dentist

Age and Oral Health

Is tooth loss inevitable in your later years? How much should adults be concerned about cavities? Here you will find helpful answers to some frequently asked questions about oral health questions you may have as you get older.


Fillings

Are dental amalgams safe? Is it possible to have an allergic reaction to amalgam? Is it true that dental amalgams have been banned in other countries? Is there a filling material that matches tooth color? If my tooth doesn’t hurt and my filling is still in place, why would the filling need to be replaced? Read this interesting and informative discussion from the American Dental Association.


Fluoride

For decades, fluoride has been held in high regard by the dental community as an important mineral that strengthens tooth enamel, which thereby helps to prevent decay of tooth structures.

Water fluoridation is endorsed by nearly every major health and safety-related organization in the world.


General Dentistry

In general dentistry, the dentist is the primary care provider for patients of all ages and is responsible for the prevention, diagnosis and treatment of a wide variety of conditions, disorders and diseases affecting the teeth, gums and maxillofacial (jaw and face) parts of the body.


Infection Control

With all of the increased media attention on infection outbreaks such as AIDS and multi-drug resistant strains of viruses, it’s no wonder people have heightened concerns about infection control during a medical procedure.


Introduction

Does mercury in the silver fillings in your mouth pose any long-term health risks? Does fluoride, in spite of everything we’ve been told since childhood, actually cause more harm than good? What does the latest research reveal about tobacco use on your overall oral health?


Latex Allergy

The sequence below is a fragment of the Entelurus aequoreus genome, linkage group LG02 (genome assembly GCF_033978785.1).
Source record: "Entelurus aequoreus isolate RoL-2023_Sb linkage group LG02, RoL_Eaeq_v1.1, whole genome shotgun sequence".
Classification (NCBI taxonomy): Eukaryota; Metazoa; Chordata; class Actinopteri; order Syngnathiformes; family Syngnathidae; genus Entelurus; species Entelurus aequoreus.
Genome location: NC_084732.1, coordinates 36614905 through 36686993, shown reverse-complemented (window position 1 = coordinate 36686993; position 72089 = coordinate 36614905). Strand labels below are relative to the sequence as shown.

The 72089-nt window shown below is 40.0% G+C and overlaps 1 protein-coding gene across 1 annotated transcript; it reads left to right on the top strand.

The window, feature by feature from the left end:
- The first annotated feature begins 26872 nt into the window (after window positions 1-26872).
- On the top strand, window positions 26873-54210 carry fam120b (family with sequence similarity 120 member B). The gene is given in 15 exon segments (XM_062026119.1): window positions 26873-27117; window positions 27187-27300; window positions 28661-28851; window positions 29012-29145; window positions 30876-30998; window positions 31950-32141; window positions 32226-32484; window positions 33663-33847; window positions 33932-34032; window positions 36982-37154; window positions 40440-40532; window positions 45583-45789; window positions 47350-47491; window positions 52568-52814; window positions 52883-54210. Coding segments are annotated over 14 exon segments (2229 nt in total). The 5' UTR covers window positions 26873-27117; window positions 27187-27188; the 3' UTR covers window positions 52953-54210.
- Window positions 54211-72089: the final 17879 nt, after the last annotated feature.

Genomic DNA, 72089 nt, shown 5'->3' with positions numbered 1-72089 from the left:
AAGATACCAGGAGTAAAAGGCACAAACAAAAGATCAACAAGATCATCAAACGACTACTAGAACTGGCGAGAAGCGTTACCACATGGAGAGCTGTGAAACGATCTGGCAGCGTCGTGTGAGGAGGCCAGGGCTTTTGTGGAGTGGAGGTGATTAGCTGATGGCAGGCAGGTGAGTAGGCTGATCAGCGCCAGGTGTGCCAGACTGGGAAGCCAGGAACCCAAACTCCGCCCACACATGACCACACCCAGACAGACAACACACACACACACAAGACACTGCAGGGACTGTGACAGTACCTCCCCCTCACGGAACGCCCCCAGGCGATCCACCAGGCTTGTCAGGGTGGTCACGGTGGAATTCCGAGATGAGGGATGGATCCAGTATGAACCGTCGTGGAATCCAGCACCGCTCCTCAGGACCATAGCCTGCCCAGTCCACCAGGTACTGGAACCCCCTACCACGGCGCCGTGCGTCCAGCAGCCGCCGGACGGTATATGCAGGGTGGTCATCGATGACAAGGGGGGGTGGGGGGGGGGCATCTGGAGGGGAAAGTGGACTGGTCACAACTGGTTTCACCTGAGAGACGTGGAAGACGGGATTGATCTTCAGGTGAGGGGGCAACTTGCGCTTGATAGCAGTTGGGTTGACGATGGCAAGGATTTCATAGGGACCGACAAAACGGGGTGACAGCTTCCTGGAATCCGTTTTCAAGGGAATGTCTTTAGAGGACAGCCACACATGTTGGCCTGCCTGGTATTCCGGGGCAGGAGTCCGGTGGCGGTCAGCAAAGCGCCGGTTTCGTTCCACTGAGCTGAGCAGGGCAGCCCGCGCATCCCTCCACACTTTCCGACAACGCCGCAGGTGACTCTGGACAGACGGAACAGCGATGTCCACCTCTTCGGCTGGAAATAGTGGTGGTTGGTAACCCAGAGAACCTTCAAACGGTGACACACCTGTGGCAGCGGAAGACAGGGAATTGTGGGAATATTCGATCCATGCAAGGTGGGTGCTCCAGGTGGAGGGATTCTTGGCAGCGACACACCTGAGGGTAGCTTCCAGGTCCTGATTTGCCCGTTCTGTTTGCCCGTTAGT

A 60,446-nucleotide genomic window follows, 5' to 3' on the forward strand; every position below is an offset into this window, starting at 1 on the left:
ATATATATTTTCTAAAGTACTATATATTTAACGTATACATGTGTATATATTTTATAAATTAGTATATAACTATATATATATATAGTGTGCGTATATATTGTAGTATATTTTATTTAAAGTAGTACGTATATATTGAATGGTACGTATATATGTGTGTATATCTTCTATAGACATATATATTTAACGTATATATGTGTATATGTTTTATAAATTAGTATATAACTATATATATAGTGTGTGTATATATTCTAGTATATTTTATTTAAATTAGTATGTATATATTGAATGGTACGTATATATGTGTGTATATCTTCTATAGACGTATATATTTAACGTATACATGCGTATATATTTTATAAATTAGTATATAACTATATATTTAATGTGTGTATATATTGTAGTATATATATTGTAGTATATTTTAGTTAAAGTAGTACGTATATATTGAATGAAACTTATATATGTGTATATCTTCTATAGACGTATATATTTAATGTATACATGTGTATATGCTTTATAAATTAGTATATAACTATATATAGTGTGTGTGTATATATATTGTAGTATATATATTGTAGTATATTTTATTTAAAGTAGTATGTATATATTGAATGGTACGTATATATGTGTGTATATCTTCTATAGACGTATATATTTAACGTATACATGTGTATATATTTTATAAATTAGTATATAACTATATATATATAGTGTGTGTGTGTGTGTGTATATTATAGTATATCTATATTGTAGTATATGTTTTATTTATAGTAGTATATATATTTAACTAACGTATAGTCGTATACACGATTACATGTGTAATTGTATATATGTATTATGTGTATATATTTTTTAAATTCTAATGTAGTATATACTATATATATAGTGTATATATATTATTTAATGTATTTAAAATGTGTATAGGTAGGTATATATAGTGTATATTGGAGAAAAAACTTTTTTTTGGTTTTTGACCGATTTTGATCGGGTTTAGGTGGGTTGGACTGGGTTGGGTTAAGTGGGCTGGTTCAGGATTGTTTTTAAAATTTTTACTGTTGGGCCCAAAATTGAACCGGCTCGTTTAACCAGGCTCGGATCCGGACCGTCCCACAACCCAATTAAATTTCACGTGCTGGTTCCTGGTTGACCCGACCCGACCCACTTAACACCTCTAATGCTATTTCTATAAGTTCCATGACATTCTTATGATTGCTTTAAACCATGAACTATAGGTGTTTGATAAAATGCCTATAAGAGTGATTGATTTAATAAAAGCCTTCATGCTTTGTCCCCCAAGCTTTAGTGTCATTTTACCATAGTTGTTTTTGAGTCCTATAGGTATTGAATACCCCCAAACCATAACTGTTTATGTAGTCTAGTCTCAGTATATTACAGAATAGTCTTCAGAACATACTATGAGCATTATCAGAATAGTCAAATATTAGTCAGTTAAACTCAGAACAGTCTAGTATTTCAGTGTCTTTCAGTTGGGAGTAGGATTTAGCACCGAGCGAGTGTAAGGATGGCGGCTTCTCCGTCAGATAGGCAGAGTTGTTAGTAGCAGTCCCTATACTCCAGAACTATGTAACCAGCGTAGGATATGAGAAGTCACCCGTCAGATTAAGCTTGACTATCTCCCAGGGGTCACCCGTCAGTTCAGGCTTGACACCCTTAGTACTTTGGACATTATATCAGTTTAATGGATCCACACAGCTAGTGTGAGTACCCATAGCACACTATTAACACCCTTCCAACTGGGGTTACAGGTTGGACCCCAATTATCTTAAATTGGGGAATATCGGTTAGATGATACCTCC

Naturally occurring latex has been linked in recent years to allergic reactions in people who use such products as latex gloves. The proteins in the latex, which can also become airborne, can cause problems in vulnerable people such as breathing problems and contact dermatitis. Some allergic reactions, including anaphylactic shock, have been more severe.


Medication and Heart Disease

Certain kinds of medications can have an adverse effect on your teeth.

Long ago, children exposed to tetracycline developed tooth problems, including discoloration, later in life. The medication fell out of use, however, and is not an issue today.


Oral Piercing

Oral piercings (usually in the tongue or around the lips) have quickly become a popular trend in today’s society.  With this popular trend, it is important to realize that sometimes even precautions taken during the installation of the piercing jewelry are not enough to stave off harmful, long-term consequences such as cracked or chipped teeth, swelling, problems with swallowing and taste, and scars.


The Preventive Program

Both natural teeth and teeth with restorations survive best in an oral environment that is clean and where the intake of harmful foods is controlled. Our program is designed to help prevent new cavities, preserve teeth that have been restored and manage periodontal disease.


Tobacco

The American Dental Association has long been a leader in the battle against tobacco-related disease, working to educate the public about the dangers inherent in tobacco use and encouraging dentists to help their patients break the cycle of addiction.